References of "Ferraz-Mello, S."
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See detailA transiting giant planet with a temperature between 250K and 430K
Deeg, H. J.; Moutou, C.; Erikson, A. et al

in Nature (2010), 464

Of the over 400 known exoplanets, there are about 70 planets that transit their central star, a situation that permits the derivation of their basic parameters and facilitates investigations of their ... [more ▼]

Of the over 400 known exoplanets, there are about 70 planets that transit their central star, a situation that permits the derivation of their basic parameters and facilitates investigations of their atmospheres. Some short-period planets, including the first terrestrial exoplanet (CoRoT-7b), have been discovered using a space mission designed to find smaller and more distant planets than can be seen from the ground. Here we report transit observations of CoRoT-9b, which orbits with a period of 95.274days on a low eccentricity of 0.11+/-0.04 around a solar-like star. Its periastron distance of 0.36 astronomical units is by far the largest of all transiting planets, yielding a `temperate' photospheric temperature estimated to be between 250 and 430K. Unlike previously known transiting planets, the present size of CoRoT-9b should not have been affected by tidal heat dissipation processes. Indeed, the planet is found to be well described by standard evolution models with an inferred interior composition consistent with that of Jupiter and Saturn. [less ▲]

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See detailTransiting exoplanets from the CoRoT space mission IX. CoRoT-6b: a transiting `hot Jupiter' planet in an 8.9d orbit around a low-metallicity star
Fridlund, M.; Hebrard, G.; Alonso, R. et al

in Astronomy and Astrophysics (2010), 512

The CoRoT satellite exoplanetary team announces its sixth transiting planet in this paper. We describe and discuss the satellite observations as well as the complementary ground-based observations ... [more ▼]

The CoRoT satellite exoplanetary team announces its sixth transiting planet in this paper. We describe and discuss the satellite observations as well as the complementary ground-based observations - photometric and spectroscopic - carried out to assess the planetary nature of the object and determine its specific physical parameters. The discovery reported here is a `hot Jupiter' planet in an 8.9d orbit, 18 stellar radii, or 0.08 AU, away from its primary star, which is a solar-type star (F9V) with an estimated age of 3.0 Gyr. The planet mass is close to 3 times that of Jupiter. The star has a metallicity of 0.2 dex lower than the Sun, and a relatively high $^7$Li abundance. While thelightcurveindicatesamuchhigherlevelof activity than, e.g., the Sun, there is no sign of activity spectroscopically in e.g., the [Ca ] H&K lines. [less ▲]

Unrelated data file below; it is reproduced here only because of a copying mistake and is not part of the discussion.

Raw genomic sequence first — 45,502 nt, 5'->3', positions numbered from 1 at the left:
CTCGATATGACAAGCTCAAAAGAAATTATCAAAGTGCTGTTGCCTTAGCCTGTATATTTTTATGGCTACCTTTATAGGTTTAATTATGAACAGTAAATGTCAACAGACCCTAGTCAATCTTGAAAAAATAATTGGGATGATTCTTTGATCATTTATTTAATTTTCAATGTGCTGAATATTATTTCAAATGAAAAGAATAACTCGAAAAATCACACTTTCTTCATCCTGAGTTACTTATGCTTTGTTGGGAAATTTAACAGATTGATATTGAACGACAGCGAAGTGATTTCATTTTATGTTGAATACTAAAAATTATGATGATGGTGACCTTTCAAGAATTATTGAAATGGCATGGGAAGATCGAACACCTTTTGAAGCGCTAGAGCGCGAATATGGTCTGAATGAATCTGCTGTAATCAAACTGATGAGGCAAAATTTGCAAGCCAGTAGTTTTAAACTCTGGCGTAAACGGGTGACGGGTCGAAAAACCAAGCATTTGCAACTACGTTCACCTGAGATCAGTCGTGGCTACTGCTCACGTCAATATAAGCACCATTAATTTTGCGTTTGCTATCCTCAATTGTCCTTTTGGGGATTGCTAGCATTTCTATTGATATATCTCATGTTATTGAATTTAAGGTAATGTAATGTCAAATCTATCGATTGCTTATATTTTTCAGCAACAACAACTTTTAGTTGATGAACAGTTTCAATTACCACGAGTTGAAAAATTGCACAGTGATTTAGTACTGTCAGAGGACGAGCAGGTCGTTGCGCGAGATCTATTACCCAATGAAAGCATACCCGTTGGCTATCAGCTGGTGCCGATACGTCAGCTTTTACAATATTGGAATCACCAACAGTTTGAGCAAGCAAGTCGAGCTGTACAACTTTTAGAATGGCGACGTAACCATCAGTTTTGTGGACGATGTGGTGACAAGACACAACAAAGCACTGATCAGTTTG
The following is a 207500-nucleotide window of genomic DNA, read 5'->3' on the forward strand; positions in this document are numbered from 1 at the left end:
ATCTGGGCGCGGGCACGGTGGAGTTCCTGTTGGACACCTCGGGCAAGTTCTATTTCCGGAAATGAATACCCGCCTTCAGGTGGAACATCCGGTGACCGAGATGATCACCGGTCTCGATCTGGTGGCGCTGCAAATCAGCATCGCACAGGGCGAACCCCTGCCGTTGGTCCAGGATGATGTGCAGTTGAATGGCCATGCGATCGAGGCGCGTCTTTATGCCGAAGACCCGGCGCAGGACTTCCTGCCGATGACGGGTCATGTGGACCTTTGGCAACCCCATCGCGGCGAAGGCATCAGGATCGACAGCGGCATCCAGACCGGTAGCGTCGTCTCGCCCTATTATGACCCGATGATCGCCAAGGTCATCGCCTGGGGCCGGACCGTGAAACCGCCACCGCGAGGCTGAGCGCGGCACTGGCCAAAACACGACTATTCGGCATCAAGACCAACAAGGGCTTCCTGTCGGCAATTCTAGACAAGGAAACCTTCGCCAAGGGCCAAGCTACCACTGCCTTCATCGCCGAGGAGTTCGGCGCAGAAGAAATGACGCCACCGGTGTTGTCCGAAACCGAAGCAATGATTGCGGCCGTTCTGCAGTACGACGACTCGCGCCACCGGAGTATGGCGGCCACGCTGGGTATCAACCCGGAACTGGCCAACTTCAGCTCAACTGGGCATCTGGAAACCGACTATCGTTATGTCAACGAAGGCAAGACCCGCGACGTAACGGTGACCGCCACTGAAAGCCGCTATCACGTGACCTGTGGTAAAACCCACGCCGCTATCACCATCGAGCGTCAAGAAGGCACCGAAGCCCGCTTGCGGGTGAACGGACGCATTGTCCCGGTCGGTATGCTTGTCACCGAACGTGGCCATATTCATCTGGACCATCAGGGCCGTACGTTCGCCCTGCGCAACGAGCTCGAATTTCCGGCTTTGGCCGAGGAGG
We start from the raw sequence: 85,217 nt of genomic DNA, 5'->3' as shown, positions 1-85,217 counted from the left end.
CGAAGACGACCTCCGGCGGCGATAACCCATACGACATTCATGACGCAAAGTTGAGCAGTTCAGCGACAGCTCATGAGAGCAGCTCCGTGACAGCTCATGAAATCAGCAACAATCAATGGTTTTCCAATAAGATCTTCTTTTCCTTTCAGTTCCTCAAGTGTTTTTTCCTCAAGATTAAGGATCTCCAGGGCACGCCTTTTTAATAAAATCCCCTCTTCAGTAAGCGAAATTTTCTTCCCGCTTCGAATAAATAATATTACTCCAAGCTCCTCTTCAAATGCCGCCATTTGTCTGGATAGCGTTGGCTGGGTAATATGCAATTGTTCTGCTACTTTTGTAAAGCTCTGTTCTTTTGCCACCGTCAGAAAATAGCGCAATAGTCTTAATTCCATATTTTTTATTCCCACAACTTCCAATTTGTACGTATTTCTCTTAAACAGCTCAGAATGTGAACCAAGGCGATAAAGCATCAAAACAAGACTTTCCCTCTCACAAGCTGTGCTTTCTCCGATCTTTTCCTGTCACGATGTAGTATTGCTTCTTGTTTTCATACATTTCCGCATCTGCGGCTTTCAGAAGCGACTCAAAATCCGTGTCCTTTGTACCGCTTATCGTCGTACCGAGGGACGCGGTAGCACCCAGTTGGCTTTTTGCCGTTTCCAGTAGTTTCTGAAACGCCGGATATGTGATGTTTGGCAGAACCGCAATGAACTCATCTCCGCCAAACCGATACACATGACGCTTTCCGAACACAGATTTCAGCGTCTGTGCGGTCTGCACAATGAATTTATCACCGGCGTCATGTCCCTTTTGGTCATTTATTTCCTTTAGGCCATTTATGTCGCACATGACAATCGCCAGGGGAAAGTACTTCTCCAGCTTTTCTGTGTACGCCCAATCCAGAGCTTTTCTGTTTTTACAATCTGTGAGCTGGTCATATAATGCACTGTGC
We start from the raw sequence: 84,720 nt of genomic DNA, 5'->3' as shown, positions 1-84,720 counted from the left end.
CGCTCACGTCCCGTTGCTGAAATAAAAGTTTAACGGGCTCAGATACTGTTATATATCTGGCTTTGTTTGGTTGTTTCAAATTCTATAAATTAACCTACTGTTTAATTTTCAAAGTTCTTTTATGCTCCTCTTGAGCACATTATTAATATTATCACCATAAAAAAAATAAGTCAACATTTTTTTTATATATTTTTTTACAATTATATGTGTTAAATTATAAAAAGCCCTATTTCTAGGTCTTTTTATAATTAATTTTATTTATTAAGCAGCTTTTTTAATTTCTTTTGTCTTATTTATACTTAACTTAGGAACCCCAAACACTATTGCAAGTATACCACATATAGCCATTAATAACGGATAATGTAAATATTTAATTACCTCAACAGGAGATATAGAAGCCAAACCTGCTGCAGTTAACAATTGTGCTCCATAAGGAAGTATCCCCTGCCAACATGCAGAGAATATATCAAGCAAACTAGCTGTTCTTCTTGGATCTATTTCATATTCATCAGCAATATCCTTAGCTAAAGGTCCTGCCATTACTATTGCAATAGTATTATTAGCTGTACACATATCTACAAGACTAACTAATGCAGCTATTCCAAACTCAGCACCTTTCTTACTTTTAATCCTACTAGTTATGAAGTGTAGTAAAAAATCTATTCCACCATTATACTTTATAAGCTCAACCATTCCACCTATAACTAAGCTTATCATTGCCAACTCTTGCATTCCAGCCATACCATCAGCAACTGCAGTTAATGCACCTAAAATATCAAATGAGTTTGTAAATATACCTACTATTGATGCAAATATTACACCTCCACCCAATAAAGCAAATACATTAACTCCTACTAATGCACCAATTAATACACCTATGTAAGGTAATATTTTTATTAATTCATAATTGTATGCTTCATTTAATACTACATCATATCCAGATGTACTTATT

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See detailTransiting exoplanets from the CoRoT space mission VIII. CoRoT-7b: the first Super-Earth with measured radius
Leger, A.; Rouan, D.; Schneider, J. et al

in Astronomy and Astrophysics (2009), 506

We report the discovery of very shallow (DF/F = 3.4 10-4), periodic dips in the light curve of an active V = 11.7 G9V star observed by the CoRoT satellite, which we interpret as due to the presence of a ... [more ▼]

We report the discovery of very shallow (DF/F = 3.4 10-4), periodic dips in the light curve of an active V = 11.7 G9V star observed by the CoRoT satellite, which we interpret as due to the presence of a transiting companion. We describe the 3-colour CoRoT data and complementary ground-based observations that support the planetary nature of the companion. Methods. We use CoRoT color information, good angular resolution ground-based photometric observations in- and out- of transit, adaptive optics imaging, near-infrared spectroscopy and preliminary results from Radial Velocity measurements, to test the diluted eclipsing binary scenarios. The parameters of the host star are derived from optical spectra, which were then combined with the CoRoT light curve to derive parameters of the companion. We examine carefully all conceivable cases of false positives, and all tests performed support the planetary hypothesis. Blends with separation larger than 0.40 arcsec or triple systems are almost excluded with a 8 10-4 risk left. We conclude that, as far as we have been exhaustive, we have discovered a planetary companion, named CoRoT-7b, for which we derive a period of 0.853 59 +/- 3 10-5 day and a radius of Rp = 1.68 +/- 0.09 REarth. Analysis of preliminary radial velocity data yields an upper limit of 21 MEarth for the companion mass, supporting the finding. CoRoT-7b is very likely the first Super-Earth with a measured radius. [less ▲]

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See detailOrbits of Hipparcos metal-poor stars with well-defined spectroscopic abundances.
Bancken, F.; Jehin, Emmanuel ULg; Ferraz-Mello, S.

in Impact of Modern Dynamics in Astronomy (1998, July)

We investigate the orbits of metal-poor stars in a modified Ostriker and Caldwell Galactic mass model. These stars have well-determined spectroscopic abundances and our objective is to search for a ... [more ▼]

We investigate the orbits of metal-poor stars in a modified Ostriker and Caldwell Galactic mass model. These stars have well-determined spectroscopic abundances and our objective is to search for a relationship between these abundances and the characteristics of orbits such as excentricity, chaoticity... [less ▲]

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